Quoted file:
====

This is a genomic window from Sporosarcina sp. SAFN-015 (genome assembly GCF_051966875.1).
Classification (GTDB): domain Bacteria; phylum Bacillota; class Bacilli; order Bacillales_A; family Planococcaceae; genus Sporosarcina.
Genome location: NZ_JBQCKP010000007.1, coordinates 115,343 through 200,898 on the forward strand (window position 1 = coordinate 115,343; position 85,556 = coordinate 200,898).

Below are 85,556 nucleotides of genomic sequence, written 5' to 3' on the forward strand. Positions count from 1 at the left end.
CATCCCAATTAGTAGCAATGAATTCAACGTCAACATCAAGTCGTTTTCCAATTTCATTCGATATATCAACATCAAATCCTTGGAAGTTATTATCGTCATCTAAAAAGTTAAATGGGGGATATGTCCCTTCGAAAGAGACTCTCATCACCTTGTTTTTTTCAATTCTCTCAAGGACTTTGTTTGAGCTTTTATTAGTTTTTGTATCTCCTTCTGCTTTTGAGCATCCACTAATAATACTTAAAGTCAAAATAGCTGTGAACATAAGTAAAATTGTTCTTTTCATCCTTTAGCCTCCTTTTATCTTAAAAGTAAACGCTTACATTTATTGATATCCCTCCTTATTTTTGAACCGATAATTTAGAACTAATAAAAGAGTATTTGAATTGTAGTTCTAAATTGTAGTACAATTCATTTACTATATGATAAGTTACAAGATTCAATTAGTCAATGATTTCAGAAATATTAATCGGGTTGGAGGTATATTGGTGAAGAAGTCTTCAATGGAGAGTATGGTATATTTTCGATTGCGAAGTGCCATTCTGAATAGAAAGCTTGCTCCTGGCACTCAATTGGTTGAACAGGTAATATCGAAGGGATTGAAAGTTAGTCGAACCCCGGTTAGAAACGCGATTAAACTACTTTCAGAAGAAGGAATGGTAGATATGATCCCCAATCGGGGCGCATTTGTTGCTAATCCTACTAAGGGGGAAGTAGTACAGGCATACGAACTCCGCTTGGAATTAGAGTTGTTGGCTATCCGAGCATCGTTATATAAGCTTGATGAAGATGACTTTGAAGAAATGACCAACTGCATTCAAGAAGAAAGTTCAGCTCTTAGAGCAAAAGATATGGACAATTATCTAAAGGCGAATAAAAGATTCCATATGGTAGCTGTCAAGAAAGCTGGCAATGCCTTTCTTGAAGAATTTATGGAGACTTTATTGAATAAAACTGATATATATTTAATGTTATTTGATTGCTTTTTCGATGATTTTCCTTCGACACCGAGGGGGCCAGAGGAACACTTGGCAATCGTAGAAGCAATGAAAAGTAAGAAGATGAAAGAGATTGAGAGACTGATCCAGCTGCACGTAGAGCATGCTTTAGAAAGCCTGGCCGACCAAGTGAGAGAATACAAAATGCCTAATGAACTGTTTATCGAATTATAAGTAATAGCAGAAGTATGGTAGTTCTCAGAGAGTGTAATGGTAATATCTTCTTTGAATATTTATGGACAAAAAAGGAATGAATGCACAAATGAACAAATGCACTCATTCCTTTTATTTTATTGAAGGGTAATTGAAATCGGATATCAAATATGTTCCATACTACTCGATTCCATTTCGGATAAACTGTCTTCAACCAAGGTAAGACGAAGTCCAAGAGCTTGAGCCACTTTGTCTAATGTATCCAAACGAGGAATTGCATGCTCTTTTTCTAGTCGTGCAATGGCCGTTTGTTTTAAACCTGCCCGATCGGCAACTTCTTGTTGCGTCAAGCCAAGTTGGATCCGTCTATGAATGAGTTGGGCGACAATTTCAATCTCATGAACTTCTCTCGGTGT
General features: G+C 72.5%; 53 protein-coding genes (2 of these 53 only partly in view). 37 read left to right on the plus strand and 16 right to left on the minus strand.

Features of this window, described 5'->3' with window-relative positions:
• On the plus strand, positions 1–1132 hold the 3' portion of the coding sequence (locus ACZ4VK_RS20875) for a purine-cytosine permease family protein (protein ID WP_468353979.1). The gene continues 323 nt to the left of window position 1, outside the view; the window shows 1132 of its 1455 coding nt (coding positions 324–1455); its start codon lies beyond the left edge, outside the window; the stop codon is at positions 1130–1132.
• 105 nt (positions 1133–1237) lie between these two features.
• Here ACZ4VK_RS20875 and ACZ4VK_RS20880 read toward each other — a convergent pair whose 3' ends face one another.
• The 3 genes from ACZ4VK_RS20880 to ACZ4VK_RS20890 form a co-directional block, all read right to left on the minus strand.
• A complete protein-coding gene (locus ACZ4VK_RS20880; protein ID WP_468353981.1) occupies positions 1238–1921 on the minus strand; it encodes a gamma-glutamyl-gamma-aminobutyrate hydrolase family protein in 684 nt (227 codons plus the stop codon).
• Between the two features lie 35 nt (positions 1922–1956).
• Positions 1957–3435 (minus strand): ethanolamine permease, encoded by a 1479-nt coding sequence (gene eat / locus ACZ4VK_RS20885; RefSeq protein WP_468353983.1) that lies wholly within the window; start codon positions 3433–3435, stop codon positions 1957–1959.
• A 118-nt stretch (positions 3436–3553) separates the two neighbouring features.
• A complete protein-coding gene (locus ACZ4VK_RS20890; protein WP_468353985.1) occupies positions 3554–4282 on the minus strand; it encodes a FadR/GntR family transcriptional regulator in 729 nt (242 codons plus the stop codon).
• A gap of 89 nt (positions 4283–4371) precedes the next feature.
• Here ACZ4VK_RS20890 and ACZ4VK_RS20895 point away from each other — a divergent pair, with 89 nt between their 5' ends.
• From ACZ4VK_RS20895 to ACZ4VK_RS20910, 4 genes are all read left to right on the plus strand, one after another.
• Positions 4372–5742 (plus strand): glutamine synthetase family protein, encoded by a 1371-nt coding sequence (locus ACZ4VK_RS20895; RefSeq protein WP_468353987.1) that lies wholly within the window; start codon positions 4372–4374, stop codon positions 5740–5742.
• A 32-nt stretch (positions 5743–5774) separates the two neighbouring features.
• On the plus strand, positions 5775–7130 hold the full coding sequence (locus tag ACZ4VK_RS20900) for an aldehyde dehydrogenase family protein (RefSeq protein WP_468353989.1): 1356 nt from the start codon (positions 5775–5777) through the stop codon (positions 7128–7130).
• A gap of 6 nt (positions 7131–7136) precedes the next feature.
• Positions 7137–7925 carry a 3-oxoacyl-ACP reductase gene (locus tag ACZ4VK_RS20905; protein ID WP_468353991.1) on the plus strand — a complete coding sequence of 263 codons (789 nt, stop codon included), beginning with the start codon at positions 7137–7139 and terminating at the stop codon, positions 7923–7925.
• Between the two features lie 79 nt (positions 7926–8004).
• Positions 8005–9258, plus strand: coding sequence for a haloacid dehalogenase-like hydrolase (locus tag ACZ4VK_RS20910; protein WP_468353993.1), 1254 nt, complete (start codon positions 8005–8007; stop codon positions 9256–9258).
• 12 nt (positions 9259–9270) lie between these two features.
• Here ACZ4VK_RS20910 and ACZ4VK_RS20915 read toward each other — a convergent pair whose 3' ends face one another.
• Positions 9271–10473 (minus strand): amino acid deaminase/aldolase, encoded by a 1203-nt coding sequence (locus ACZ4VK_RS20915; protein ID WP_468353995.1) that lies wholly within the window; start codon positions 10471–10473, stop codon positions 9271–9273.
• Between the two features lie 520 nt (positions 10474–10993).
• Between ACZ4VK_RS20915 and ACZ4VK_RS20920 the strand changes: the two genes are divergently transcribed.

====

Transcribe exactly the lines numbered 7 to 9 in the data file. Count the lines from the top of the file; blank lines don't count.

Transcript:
Features of this window, described 5'->3' with window-relative positions:
• On the plus strand, positions 1–1132 hold the 3' portion of the coding sequence (locus ACZ4VK_RS20875) for a purine-cytosine permease family protein (protein ID WP_468353979.1). The gene continues 323 nt to the left of window position 1, outside the view; the window shows 1132 of its 1455 coding nt (coding positions 324–1455); its start codon lies beyond the left edge, outside the window; the stop codon is at positions 1130–1132.
• 105 nt (positions 1133–1237) lie between these two features.